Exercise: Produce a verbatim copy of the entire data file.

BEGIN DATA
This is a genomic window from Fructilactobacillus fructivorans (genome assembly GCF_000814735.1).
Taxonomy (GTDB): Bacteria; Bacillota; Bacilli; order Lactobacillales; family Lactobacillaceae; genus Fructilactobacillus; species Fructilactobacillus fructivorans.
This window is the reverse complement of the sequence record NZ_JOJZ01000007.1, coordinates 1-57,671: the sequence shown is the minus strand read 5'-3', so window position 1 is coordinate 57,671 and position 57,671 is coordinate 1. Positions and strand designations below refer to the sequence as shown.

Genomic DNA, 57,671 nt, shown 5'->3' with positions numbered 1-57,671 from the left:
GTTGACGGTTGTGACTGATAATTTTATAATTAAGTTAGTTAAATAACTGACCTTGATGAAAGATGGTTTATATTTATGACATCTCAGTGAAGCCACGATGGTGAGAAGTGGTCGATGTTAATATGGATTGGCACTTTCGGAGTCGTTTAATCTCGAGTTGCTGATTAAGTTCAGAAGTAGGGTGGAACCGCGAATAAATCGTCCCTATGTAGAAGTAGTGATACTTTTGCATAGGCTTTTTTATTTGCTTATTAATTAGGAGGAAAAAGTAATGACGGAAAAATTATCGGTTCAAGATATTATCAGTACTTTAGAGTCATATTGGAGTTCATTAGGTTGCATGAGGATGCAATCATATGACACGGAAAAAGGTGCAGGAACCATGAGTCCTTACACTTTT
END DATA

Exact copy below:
This is a genomic window from Fructilactobacillus fructivorans (genome assembly GCF_000814735.1).
Taxonomy (GTDB): Bacteria; Bacillota; Bacilli; order Lactobacillales; family Lactobacillaceae; genus Fructilactobacillus; species Fructilactobacillus fructivorans.
This window is the reverse complement of the sequence record NZ_JOJZ01000007.1, coordinates 1-57,671: the sequence shown is the minus strand read 5'-3', so window position 1 is coordinate 57,671 and position 57,671 is coordinate 1. Positions and strand designations below refer to the sequence as shown.

Genomic DNA, 57,671 nt, shown 5'->3' with positions numbered 1-57,671 from the left:
GTTGACGGTTGTGACTGATAATTTTATAATTAAGTTAGTTAAATAACTGACCTTGATGAAAGATGGTTTATATTTATGACATCTCAGTGAAGCCACGATGGTGAGAAGTGGTCGATGTTAATATGGATTGGCACTTTCGGAGTCGTTTAATCTCGAGTTGCTGATTAAGTTCAGAAGTAGGGTGGAACCGCGAATAAATCGTCCCTATGTAGAAGTAGTGATACTTTTGCATAGGCTTTTTTATTTGCTTATTAATTAGGAGGAAAAAGTAATGACGGAAAAATTATCGGTTCAAGATATTATCAGTACTTTAGAGTCATATTGGAGTTCATTAGGTTGCATGAGGATGCAATCATATGACACGGAAAAAGGTGCAGGAACCATGAGTCCTTACACTTTT